It is no secret that boys and girls grow up hearing about all of their differences. In Hyde’s article, “The Gender Similarities Hypothesis”, she recognizes the frequency of psychological studies done to prove that males and females are very different. It is a common belief that males and females have more mental differences than similarities. As Hyde’s article explains, this seems to be untrue. In fact, it is the opposite that Hyde finds true. She claims that males and females are almost completely psychologically the same, with only a few differences. In her article, she compares meta-analyses of different functions such as math computation, special perception, helping behavior, and more. She found that the vast majority of these experiments showed small differences between the abilities of males versus those of
Mulligan, N. W., & Picklesimer, M. (2012). Levels of processing and the cue-dependent nature of recollection. Journal of Memory and Language, 66(1), 79-92. http://dx.doi.org/10.1016/j.jml.2011.10.001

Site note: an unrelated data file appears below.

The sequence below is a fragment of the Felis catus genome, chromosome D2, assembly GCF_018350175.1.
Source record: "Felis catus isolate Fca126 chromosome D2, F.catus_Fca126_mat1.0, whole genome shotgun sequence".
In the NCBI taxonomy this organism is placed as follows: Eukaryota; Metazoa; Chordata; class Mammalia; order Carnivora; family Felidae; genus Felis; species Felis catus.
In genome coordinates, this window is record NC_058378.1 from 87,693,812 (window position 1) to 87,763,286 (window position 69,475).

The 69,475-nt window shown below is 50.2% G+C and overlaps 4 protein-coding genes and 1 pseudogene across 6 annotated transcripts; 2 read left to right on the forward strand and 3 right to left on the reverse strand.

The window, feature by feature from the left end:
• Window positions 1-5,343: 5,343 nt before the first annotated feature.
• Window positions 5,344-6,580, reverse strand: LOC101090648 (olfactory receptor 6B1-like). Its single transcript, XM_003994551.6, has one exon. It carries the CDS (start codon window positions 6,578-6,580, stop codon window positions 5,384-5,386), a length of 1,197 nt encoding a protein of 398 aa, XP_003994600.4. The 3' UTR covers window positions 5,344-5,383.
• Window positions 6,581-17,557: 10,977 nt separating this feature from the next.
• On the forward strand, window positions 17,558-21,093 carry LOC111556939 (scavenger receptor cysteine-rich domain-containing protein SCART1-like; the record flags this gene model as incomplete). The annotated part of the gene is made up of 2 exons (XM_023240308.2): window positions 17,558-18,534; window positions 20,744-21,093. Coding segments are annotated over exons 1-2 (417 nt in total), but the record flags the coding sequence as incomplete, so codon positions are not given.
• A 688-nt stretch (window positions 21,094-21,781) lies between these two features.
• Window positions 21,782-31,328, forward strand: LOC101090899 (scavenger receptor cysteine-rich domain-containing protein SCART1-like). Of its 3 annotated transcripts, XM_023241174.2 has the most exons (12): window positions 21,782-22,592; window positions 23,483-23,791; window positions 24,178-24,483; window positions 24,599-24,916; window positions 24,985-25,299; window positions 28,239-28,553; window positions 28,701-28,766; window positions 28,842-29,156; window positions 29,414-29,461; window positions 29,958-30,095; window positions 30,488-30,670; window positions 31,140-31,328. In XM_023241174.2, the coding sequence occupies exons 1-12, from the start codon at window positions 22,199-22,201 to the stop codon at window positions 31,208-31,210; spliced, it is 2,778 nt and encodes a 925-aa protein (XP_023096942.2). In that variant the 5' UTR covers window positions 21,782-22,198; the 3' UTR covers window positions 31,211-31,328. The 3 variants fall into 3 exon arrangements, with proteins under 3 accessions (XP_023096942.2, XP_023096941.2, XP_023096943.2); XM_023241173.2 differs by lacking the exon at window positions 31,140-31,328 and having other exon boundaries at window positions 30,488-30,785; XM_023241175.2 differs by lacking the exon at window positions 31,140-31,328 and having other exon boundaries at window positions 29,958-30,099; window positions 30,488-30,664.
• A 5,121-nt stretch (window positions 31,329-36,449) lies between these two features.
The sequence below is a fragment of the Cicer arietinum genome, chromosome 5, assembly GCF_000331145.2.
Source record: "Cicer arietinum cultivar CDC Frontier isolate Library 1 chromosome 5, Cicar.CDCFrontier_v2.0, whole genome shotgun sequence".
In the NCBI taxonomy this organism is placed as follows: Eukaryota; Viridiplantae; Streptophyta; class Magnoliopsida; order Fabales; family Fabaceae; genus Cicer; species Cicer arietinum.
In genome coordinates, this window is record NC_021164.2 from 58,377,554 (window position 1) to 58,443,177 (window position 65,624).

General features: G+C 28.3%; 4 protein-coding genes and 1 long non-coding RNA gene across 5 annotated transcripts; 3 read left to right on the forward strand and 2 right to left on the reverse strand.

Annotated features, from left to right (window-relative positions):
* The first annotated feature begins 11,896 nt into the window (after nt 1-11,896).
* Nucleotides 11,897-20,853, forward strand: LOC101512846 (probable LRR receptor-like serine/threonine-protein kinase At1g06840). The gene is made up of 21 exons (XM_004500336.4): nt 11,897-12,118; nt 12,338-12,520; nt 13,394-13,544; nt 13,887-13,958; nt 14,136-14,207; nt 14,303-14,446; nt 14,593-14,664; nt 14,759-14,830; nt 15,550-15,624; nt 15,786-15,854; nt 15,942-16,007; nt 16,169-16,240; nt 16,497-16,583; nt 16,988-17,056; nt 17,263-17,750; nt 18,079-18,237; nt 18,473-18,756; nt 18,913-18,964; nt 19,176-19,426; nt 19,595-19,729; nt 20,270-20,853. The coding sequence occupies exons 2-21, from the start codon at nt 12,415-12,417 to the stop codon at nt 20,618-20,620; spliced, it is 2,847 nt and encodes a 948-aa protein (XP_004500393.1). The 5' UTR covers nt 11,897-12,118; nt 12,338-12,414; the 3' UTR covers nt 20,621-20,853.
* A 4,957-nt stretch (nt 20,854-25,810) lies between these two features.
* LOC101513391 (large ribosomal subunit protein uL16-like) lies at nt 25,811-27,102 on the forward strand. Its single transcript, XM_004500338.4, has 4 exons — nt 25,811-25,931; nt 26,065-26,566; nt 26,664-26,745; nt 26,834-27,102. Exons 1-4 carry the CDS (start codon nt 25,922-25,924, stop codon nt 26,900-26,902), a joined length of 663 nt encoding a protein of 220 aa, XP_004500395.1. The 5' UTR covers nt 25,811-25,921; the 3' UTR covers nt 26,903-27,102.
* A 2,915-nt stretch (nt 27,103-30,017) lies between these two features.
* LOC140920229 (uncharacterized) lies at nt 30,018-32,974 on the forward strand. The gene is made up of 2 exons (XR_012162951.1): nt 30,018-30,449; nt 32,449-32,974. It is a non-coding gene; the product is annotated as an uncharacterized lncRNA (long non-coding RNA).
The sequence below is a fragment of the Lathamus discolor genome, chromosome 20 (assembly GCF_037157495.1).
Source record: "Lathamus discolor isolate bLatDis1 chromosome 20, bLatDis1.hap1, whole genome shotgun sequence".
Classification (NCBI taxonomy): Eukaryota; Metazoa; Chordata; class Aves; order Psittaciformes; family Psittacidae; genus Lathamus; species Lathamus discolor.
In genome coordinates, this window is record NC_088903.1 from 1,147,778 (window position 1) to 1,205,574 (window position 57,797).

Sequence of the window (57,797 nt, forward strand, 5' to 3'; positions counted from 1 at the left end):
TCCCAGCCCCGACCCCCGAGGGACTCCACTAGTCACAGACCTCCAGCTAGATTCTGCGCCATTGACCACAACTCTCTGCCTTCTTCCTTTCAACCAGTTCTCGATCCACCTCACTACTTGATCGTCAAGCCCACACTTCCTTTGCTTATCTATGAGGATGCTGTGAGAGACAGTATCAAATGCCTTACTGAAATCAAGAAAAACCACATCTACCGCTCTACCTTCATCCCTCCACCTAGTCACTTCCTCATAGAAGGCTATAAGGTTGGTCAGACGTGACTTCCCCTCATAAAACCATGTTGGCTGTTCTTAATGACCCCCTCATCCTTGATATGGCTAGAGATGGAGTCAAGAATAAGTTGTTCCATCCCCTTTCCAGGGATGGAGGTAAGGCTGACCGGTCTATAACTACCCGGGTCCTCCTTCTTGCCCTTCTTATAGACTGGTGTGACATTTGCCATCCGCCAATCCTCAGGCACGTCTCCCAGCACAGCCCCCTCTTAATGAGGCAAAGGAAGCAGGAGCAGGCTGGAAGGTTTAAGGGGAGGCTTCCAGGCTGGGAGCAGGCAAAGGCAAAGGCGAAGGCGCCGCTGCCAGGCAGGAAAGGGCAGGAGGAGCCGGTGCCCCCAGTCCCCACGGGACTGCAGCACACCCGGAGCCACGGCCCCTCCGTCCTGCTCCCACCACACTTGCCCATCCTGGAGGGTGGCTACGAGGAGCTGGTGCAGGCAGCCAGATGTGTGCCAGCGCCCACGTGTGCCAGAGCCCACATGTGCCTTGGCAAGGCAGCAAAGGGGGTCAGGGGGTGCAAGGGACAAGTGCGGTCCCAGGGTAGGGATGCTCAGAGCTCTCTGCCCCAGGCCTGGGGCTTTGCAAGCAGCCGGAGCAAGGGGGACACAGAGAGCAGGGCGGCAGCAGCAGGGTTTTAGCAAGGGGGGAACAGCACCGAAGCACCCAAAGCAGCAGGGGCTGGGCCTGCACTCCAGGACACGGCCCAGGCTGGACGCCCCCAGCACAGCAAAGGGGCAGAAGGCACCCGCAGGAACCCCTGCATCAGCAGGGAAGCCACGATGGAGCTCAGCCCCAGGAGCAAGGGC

It is proven that the male and female brains differ, but can one prove that it affects the behavior? Many scientists would agree that ones behavior is determined by his/her gender. Although others are convinced that social conditioning is the cause for the differences between the male and female, it is very unlikely that biological differences play no role in behavior. The male and female brains differ not only by how they work, but also on the size. For example, Natalie Angier and Kenneth Chang, neuroscientists, have shown that the women’s brain is about 10 percent smaller than the male’s, on average, even after accounting for women’s comparatively smaller body size. Three brain differences that affect ones behavior are the limbic size, the corpus collosum size, and the amount of gray and white matter.
personality obtained through the functional profile” (Nostro. 11). The abovementioned scene of a father’s behavior toward his son versus his daughter signifies the distribution of these sex hormones in the body. While many behaviors and personalities performed by both sexes can be signs of stereotypical gender roles, a few of them actually correlate with the way that the brain is structured. Tanya Lewis’ article How Men's Brains provided an informative discussion about the gendered brains and the anatomical framework that is presented in both
Roediger, H. L., & McDermott, K. B. (2000). Tricks of Memory. Current Directions in Psychological Science, 123-7.